Diversity Techniques

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In the course text, Fifty Strategies for Communicating and Working with Diverse Families, the end of each chapter includes a section titled “What Teachers Can Do.” The journal activities throughout this course will allow you to reflect upon and note strategies for family-centered care and education.

From this week’s reading (Section 3), identify at least two techniques you can use to honor and work with diversity in the childcare or academic setting. Describe how you will use each technique in the child-care or classroom setting. Lastly, identify how you feel the technique helps to develop an understanding and appreciation for cultural differences.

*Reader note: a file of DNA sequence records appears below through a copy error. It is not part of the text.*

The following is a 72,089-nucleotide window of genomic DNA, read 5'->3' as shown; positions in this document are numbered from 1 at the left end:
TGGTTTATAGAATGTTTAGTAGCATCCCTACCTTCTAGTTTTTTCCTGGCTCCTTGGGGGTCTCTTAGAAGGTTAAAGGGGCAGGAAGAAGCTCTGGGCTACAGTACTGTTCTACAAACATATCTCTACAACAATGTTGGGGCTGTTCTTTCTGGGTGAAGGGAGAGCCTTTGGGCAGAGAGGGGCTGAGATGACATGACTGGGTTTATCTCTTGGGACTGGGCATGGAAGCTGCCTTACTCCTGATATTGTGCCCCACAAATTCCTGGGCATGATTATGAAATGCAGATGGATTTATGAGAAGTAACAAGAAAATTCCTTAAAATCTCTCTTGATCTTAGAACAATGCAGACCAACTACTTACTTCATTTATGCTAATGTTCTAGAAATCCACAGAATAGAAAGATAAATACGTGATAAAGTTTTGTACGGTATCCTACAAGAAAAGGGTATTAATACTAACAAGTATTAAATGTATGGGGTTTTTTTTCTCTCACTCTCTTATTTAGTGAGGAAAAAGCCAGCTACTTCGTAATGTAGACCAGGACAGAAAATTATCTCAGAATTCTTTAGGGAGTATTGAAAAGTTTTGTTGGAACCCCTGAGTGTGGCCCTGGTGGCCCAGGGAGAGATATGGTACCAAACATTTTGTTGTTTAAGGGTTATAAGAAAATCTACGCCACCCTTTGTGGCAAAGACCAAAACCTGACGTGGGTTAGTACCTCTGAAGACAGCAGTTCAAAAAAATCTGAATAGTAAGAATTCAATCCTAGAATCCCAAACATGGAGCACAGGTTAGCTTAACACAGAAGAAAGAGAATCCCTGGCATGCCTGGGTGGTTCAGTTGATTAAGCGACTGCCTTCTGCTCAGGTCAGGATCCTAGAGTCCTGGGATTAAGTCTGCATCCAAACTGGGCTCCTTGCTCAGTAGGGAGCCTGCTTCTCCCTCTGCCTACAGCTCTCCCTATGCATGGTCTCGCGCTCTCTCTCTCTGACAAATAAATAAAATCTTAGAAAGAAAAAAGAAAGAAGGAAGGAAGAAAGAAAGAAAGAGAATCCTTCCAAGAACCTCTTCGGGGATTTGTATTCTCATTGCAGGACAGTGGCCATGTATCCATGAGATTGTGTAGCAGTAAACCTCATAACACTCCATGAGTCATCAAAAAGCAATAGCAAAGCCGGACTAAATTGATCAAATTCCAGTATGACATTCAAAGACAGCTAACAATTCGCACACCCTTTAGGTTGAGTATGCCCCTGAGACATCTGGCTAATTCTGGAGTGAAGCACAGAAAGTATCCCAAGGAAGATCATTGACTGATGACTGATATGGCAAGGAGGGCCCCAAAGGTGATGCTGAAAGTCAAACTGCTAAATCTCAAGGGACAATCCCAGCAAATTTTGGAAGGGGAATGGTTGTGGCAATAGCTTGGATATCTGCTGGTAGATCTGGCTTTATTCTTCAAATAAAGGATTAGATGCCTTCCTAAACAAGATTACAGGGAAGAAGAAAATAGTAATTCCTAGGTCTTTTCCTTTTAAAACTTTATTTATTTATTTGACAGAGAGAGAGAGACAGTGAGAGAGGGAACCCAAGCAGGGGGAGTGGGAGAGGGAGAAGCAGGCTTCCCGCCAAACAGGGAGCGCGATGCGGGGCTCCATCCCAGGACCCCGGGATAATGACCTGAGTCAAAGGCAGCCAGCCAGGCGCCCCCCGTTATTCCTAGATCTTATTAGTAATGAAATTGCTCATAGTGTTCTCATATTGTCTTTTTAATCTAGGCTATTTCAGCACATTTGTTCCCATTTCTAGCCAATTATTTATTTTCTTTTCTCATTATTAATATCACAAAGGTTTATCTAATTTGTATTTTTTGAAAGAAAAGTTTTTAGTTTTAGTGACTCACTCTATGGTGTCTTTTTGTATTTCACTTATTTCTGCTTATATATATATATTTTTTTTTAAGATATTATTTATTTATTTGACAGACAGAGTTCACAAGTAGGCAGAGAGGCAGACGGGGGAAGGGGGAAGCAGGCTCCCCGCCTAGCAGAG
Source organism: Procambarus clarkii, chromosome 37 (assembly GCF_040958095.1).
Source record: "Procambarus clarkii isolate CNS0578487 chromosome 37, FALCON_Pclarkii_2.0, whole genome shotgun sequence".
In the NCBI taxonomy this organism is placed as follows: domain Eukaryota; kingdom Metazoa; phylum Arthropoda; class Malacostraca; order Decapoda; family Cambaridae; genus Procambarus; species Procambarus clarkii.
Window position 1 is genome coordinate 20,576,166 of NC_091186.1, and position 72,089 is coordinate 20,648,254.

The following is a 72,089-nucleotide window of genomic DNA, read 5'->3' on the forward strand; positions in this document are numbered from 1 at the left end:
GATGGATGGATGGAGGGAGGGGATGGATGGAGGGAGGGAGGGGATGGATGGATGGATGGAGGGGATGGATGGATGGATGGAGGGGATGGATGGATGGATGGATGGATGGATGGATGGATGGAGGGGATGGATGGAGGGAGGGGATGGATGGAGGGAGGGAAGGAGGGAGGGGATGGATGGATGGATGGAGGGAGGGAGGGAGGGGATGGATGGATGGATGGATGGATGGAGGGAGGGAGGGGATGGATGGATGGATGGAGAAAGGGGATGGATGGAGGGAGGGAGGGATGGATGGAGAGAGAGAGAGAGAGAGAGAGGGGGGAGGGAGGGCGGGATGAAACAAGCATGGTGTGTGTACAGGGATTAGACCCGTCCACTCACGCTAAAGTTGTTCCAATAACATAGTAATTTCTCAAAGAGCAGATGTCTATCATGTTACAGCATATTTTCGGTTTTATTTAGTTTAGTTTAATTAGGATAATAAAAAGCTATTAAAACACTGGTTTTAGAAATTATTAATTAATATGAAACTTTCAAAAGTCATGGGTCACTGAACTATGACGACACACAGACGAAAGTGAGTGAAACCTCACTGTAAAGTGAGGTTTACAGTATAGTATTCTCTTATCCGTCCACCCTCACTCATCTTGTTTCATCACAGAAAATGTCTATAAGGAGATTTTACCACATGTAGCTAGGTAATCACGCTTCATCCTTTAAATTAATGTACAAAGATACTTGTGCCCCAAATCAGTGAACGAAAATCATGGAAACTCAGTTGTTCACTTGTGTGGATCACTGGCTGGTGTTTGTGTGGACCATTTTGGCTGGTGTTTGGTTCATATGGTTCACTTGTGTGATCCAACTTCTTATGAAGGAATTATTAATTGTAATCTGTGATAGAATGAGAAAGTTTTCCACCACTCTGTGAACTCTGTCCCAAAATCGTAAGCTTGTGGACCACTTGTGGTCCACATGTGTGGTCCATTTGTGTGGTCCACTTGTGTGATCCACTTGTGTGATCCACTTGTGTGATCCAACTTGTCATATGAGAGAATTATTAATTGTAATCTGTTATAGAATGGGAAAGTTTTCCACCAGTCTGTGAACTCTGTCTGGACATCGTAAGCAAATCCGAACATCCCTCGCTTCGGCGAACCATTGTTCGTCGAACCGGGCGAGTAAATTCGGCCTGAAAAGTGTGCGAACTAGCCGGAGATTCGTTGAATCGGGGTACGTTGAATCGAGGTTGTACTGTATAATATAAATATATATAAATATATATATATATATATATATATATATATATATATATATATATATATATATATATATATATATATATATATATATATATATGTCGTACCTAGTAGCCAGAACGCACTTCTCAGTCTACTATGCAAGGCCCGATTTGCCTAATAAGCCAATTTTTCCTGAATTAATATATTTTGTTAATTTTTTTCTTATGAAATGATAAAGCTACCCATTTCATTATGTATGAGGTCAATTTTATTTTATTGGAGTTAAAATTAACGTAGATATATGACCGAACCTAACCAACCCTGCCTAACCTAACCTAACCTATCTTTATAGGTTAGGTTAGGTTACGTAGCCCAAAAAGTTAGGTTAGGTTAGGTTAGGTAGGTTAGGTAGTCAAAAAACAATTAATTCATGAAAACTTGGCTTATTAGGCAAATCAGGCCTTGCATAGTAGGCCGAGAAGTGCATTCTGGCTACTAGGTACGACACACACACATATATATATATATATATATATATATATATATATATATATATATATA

WHAT TEACHERS CAN DO • The first step in working toward consensus around an area of conflict is to suspend judgment and try to understand the other person’s perspective. Barbara Rogoff (2003) writes: “We must separate understanding of patterns from judgments of their value. If judgments of value are necessary, as they often are, they will thereby be much better informed if they are suspended long enough to gain some understanding of the patterns involved in one’s own familiar ways as well as in the sometimes surprising ways of other communities” (p. 14). (See Strategies 15 and 17 about patterns.) • To suspend judgment, take the advice of Rumi, a 13th century poet from what is now Afganistan, who wrote: “Out beyond ideas of wrongdoing and rightdoing there lies a field. I will meet you there.” If you go out to that field with a parent to talk about your views, you may be able to see a reality that is bigger than both of you. • Appreciate the energy of paired truths, and remember that according to Parker Palmer (1997), only adhering to one of them is like breathing in without breathing out. Instead of trying to solve the problem right away, go out to Rumi’s field, which changes the arena in which you can have a dialogue and gives you a chance to engage in holistic thinking. • Seek an optimal response to the situation, and at the same time, increase the depth and strength of the relationship. This approach makes it easier to figure out what to do about your differences in this situation with this child and family in this classroom or program. In his foreword to Crucial Conversations, Steven Covey (2012) uses the term synergy to label third space. He says it is imperative that we nourish our relationships and develop tools, skills, and enhanced capacity to find new and better solutions to our problems. These newer, better solutions will not represent “my way” or “your way”—they will represent “our way.” • Recognize that to reach a third-space or synergistic solution you need to: • Believe it possible • Accept that there are multiple realities and paired truths • Change from arguing and persuading to dialoguing • Practice dialoguing instead of arguing, because according to Steven Covey genuine dialogue “transforms people and relationships … and creates an entirely new level of bonding producing what Buddhism calls ‘the middle way’—not a compromise between two opposites on a straight-line continuum, but a higher middle way, like the apex of a triangle” (p. xii). • Recognize that, though finding a solution to the conflict is the ultimate goal, you may not reach that point, in which case you have to practice conflict management because you can’t reach conflict resolution. Perhaps the best you can do is agree to disagree. Once, in a workshop, the issue of differences in ideas about toilet training came up. I said, “You don’t have to do what the parent wants. It’s hard in a center, and I’m just telling you to be respectful of the difference.” As I finished the sentence, a hand shot up from the audience. A participant was obviously very eager to speak. She stood up and said, “Here’s what happened to me. A mother brought her one-year-old daughter to the center for the first time, and she told me that she was already toilet trained. I didn’t believe her, but instead of responding negatively, I asked her to show me what she did. She showed me and it worked! The baby was trained and didn’t need to wear diapers. It didn’t take any more time and energy than changing diapers would have.” What surprised me about this story was that the participant, though willing to try something new, really didn’t have faith that it would work. She was wrong. It did work. This story illustrates a win-win solution. The caregiver kept on with what she believed in for the other children, but was also able to satisfy the mother. In other words, the caregiver expanded her ideas about what was possible and didn’t give up anything.


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